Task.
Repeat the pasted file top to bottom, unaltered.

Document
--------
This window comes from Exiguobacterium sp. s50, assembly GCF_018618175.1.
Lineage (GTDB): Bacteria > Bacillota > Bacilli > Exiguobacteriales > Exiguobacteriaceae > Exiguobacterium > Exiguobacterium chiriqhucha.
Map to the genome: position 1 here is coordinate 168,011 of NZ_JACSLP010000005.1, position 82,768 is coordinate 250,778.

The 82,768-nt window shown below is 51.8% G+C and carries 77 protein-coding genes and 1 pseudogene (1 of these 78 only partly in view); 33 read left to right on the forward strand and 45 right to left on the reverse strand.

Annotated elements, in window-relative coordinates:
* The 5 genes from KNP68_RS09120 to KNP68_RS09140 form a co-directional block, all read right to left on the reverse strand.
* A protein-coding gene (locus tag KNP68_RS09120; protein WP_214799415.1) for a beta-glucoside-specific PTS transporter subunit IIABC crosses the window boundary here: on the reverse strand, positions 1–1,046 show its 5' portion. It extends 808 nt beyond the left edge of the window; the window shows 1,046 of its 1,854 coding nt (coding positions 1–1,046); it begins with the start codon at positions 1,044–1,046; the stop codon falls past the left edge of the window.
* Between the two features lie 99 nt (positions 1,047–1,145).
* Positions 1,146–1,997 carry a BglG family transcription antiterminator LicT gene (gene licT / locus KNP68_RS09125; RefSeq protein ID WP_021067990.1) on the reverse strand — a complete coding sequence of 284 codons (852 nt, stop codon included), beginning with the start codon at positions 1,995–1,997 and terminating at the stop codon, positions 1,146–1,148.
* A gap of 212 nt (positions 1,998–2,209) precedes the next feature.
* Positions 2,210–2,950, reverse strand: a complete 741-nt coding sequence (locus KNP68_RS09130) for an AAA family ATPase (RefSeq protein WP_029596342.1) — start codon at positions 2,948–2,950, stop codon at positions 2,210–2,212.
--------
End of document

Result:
This window comes from Exiguobacterium sp. s50, assembly GCF_018618175.1.
Lineage (GTDB): Bacteria > Bacillota > Bacilli > Exiguobacteriales > Exiguobacteriaceae > Exiguobacterium > Exiguobacterium chiriqhucha.
Map to the genome: position 1 here is coordinate 168,011 of NZ_JACSLP010000005.1, position 82,768 is coordinate 250,778.

The 82,768-nt window shown below is 51.8% G+C and carries 77 protein-coding genes and 1 pseudogene (1 of these 78 only partly in view); 33 read left to right on the forward strand and 45 right to left on the reverse strand.

Annotated elements, in window-relative coordinates:
* The 5 genes from KNP68_RS09120 to KNP68_RS09140 form a co-directional block, all read right to left on the reverse strand.
* A protein-coding gene (locus tag KNP68_RS09120; protein WP_214799415.1) for a beta-glucoside-specific PTS transporter subunit IIABC crosses the window boundary here: on the reverse strand, positions 1–1,046 show its 5' portion. It extends 808 nt beyond the left edge of the window; the window shows 1,046 of its 1,854 coding nt (coding positions 1–1,046); it begins with the start codon at positions 1,044–1,046; the stop codon falls past the left edge of the window.
* Between the two features lie 99 nt (positions 1,047–1,145).
* Positions 1,146–1,997 carry a BglG family transcription antiterminator LicT gene (gene licT / locus KNP68_RS09125; RefSeq protein ID WP_021067990.1) on the reverse strand — a complete coding sequence of 284 codons (852 nt, stop codon included), beginning with the start codon at positions 1,995–1,997 and terminating at the stop codon, positions 1,146–1,148.
* A gap of 212 nt (positions 1,998–2,209) precedes the next feature.
* Positions 2,210–2,950, reverse strand: a complete 741-nt coding sequence (locus KNP68_RS09130) for an AAA family ATPase (RefSeq protein WP_029596342.1) — start codon at positions 2,948–2,950, stop codon at positions 2,210–2,212.